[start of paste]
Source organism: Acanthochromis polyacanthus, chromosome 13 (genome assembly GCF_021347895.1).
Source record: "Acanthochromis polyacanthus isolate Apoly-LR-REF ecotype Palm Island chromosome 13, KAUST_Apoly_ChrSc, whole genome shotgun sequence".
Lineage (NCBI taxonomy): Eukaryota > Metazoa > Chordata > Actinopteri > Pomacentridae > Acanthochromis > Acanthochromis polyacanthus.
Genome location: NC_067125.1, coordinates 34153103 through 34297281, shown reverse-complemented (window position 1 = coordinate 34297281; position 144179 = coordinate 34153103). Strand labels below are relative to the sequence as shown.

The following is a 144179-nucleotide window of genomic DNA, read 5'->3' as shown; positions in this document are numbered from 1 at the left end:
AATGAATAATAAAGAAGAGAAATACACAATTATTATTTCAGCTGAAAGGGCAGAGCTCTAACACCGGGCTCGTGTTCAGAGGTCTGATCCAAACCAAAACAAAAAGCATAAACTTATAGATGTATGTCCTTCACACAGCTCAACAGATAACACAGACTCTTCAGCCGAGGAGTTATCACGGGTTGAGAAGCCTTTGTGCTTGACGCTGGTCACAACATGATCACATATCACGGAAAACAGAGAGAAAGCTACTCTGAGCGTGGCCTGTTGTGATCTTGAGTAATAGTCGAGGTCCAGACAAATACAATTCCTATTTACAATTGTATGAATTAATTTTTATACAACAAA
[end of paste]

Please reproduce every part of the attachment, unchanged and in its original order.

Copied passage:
Source organism: Acanthochromis polyacanthus, chromosome 13 (genome assembly GCF_021347895.1).
Source record: "Acanthochromis polyacanthus isolate Apoly-LR-REF ecotype Palm Island chromosome 13, KAUST_Apoly_ChrSc, whole genome shotgun sequence".
Lineage (NCBI taxonomy): Eukaryota > Metazoa > Chordata > Actinopteri > Pomacentridae > Acanthochromis > Acanthochromis polyacanthus.
Genome location: NC_067125.1, coordinates 34153103 through 34297281, shown reverse-complemented (window position 1 = coordinate 34297281; position 144179 = coordinate 34153103). Strand labels below are relative to the sequence as shown.

The following is a 144179-nucleotide window of genomic DNA, read 5'->3' as shown; positions in this document are numbered from 1 at the left end:
AATGAATAATAAAGAAGAGAAATACACAATTATTATTTCAGCTGAAAGGGCAGAGCTCTAACACCGGGCTCGTGTTCAGAGGTCTGATCCAAACCAAAACAAAAAGCATAAACTTATAGATGTATGTCCTTCACACAGCTCAACAGATAACACAGACTCTTCAGCCGAGGAGTTATCACGGGTTGAGAAGCCTTTGTGCTTGACGCTGGTCACAACATGATCACATATCACGGAAAACAGAGAGAAAGCTACTCTGAGCGTGGCCTGTTGTGATCTTGAGTAATAGTCGAGGTCCAGACAAATACAATTCCTATTTACAATTGTATGAATTAATTTTTATACAACAAA